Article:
Substantive conversations contribute to the happy life
The weather has been pretty nice lately, and that game last night was rather intense.
Small talk seems to have found a comfortable home in our everyday lives, as we eagerly try to hide from the daunting awkward silence that has left a long line of massacred conversations strewn behind it.
The weather, recent sporting events and updates in our classes or jobs are topics most of us can relate to and comment on, so we go through our lives conversing with each other about them whenever we need to fill some time.
While small talk does a great job at serving a relatively important purpose, engaging in it too much may have an adverse effect on a person’s well-being and overall happiness.
A recent study led by Matthias Mehl, a psychologist at the University of Arizona, indicates that some of the happiest people among us may be those that actively and consistently engage in deep conversations with their peers, while minimizing the number of conversations that are founded in the deep abyss of small talk.
According to “Eavesdropping on Happiness: Well-Being Is Related to Having Less Small Talk and More Substantive Conversations,” a published report of the study, the experiment was carried out by having 79 undergraduate students wear an Electronically Activated Recorder (EAR) for four days. The EAR recorded 30 seconds every 12.5 minutes.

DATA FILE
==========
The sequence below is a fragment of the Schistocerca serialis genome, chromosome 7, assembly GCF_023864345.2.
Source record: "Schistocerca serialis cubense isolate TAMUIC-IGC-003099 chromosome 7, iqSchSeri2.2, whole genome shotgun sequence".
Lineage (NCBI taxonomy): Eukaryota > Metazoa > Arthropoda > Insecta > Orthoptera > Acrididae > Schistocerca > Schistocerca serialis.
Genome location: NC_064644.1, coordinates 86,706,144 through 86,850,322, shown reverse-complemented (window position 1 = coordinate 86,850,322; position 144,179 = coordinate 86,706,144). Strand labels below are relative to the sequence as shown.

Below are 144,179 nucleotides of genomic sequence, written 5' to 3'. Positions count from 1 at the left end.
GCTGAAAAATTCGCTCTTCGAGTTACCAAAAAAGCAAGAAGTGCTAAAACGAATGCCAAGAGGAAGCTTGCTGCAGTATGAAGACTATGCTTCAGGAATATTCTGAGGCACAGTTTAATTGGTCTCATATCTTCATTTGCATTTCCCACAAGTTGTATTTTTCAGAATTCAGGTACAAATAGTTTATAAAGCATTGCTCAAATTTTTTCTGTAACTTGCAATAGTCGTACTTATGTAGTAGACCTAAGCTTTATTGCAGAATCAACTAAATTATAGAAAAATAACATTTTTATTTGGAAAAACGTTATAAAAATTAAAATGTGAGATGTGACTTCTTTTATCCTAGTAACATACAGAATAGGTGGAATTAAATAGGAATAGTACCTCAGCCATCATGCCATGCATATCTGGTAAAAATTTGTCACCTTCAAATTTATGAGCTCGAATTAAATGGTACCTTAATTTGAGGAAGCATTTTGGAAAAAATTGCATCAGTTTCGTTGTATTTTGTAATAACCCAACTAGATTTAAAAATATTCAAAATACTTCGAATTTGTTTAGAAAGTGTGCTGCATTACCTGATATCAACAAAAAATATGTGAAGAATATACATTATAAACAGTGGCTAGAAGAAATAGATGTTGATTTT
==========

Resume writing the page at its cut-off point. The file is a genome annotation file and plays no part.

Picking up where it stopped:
The recordings were later analyzed to determine whether the participants were alone or talking with other people, and if they were with other people, whether the conversation they were engaged in consisted of small talk or something substantive, according to the report.
According to the study, “Compared with the unhappiest participants, the happiest participants spent about 25 percent less time alone and about 70 percent more time talking. They also had roughly one third as much small talk and twice as many substantive conversations.”
While the authors of the report suggested that more research should be done on this issue, they also wrote, “The present findings demonstrate that the happy life is social rather than solitary, and conversationally deep rather than superficial.”
So what does this mean?
If we value our happiness, it may be time we try getting off the sinking ship of triviality.
Surely there are substantive topics that people are willing to comment on, so, rather than becoming immersed in yet another conversation about the weather, we ought to attempt to make a substitution that will lead to a conversation about something that actually matters.
And if it doesn’t work out, well, “that game last night” will always be there tomorrow.
Reach Austin at firstname.lastname@example.org